PhD Earth System Science, Stanford University
Current Position: Department of Ecology & Evolutionary Biology, University of California, Los Angeles (Starting July 2021)
Elsa Ordway is an Earth system scientist studying the interactions between ecological processes, human transformation of the land, and climate change in tropical forests.
Elsa earned her BA in environmental science and African studies from New York University in 2009 and her MA in conservation biology from Columbia University in 2013. She earned her PhD in Earth system science at Stanford University. During her PhD studies, Elsa used a mixed methods approach to understand commodity crop expansion dynamics in tropical forests. Combining remote sensing analyses with farmer surveys, econometrics, and supply chain analysis, she examined the socioeconomic aspects of oil palm expansion and deforestation in Cameroon. Using high-resolution hyperspectral and LiDAR data, she analyzed the impacts of large-scale oil palm plantations on the ecosystem function of adjacent tropical forests in Malaysia.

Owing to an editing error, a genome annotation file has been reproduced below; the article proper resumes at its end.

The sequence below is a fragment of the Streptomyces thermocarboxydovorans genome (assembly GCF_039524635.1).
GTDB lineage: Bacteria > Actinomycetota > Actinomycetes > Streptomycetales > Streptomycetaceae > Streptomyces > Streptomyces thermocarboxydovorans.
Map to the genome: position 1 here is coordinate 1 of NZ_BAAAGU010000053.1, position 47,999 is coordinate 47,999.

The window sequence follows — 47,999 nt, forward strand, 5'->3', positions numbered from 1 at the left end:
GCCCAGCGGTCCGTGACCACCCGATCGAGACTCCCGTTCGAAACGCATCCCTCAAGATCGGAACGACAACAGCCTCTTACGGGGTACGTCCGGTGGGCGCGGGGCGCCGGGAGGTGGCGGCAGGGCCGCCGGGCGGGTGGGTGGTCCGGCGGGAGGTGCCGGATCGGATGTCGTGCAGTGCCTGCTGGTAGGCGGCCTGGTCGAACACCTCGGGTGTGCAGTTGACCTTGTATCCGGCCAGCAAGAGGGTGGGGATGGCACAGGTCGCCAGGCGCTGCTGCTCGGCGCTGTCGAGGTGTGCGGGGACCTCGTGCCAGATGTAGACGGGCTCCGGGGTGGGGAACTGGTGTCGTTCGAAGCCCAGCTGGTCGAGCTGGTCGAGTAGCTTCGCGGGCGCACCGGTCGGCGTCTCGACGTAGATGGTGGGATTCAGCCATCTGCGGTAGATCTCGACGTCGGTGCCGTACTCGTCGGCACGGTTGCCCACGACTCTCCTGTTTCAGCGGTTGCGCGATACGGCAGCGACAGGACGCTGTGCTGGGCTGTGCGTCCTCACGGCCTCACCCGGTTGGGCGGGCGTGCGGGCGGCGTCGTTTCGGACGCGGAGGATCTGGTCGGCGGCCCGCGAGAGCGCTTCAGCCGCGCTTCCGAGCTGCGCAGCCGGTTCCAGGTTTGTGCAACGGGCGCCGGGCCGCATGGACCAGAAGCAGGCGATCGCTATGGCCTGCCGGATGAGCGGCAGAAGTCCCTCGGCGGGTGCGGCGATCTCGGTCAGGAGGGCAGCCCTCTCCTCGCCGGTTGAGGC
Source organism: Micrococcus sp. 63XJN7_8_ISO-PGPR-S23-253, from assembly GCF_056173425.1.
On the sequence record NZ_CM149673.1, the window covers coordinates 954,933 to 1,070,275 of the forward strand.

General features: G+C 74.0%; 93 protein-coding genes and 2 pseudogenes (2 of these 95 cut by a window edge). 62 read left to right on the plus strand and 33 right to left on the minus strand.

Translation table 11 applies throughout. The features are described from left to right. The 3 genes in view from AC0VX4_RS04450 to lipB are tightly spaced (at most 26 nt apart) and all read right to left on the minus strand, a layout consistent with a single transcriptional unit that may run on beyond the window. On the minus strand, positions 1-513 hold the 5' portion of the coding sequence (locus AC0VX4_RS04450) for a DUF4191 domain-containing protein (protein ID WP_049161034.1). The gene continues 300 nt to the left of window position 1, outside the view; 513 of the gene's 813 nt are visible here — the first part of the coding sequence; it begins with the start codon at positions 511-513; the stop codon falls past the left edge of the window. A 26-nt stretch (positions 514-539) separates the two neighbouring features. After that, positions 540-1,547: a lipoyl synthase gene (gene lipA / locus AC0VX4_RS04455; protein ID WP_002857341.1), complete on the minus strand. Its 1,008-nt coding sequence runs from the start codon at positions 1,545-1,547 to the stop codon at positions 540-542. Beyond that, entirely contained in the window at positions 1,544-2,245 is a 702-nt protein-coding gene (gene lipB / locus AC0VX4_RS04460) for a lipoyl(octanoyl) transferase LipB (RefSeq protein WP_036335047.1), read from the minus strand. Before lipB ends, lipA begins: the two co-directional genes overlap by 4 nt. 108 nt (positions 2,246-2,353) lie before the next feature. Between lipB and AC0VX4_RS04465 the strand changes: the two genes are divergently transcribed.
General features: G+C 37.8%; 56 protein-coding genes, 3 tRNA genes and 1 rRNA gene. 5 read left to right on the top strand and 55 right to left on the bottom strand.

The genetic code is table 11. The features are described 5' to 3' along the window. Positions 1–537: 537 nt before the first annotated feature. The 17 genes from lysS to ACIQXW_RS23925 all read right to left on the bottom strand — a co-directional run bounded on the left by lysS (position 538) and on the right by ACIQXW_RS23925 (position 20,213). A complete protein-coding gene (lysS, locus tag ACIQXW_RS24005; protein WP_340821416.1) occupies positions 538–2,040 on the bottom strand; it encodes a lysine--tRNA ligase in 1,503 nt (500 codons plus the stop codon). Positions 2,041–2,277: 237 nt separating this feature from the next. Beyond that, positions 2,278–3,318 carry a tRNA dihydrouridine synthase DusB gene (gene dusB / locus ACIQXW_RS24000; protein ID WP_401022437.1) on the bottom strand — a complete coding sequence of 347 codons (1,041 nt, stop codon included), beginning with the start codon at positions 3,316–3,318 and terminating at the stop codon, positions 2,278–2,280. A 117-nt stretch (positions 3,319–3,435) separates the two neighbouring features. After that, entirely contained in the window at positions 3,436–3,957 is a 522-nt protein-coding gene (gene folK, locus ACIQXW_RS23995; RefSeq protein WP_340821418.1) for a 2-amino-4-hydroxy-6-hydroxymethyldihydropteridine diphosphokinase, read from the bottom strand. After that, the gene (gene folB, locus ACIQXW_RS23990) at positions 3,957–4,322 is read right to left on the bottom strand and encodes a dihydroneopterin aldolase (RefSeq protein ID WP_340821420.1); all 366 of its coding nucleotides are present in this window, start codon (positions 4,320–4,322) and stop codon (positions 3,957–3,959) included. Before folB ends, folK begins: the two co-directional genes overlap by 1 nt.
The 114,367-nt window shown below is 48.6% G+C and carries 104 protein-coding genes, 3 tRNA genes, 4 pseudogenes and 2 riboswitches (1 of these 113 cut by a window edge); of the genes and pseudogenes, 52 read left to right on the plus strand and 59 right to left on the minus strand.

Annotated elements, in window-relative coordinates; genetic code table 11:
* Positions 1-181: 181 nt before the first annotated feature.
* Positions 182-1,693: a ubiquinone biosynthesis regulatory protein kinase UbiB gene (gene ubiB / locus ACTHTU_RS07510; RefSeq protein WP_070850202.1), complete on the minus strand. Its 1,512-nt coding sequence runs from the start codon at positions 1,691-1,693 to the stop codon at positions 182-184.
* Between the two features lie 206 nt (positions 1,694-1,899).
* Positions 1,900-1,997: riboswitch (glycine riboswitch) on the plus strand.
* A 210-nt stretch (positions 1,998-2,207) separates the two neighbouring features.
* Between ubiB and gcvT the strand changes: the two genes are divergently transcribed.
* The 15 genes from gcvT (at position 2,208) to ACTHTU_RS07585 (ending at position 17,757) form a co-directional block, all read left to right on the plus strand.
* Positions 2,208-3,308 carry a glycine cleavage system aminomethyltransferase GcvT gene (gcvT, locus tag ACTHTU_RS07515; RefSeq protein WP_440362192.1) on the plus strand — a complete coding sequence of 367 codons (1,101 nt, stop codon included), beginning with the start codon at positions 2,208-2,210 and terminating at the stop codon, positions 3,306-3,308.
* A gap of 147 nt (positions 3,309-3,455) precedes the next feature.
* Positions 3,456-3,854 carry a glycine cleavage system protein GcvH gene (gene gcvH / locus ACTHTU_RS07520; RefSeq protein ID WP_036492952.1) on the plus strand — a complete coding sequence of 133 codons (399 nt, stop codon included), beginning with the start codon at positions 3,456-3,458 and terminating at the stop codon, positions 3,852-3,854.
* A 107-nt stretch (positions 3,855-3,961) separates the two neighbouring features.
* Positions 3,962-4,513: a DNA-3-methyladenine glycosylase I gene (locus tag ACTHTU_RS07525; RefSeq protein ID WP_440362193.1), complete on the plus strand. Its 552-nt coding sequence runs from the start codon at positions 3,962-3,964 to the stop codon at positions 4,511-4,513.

As an Environmental Fellow, Elsa worked with Professor Paul Moorcroft of the Department of Organismic and Evolutionary Biology to explore how heterogeneous tropical forests respond to climate change. This work integrated an understanding of prior anthropogenic and natural disturbance histories with high-resolution airborne data on tropical forest structure, function, and composition to quantify variation in sensitivity across two tropical forest regions in Sabah, Malaysia, and the Western Amazon. This work was carried out in collaboration with Gregory Asner of the Center for Global Discovery and Conservation Science at Arizona State University.
Paul Moorcroft, Organismic and Evolutionary Biology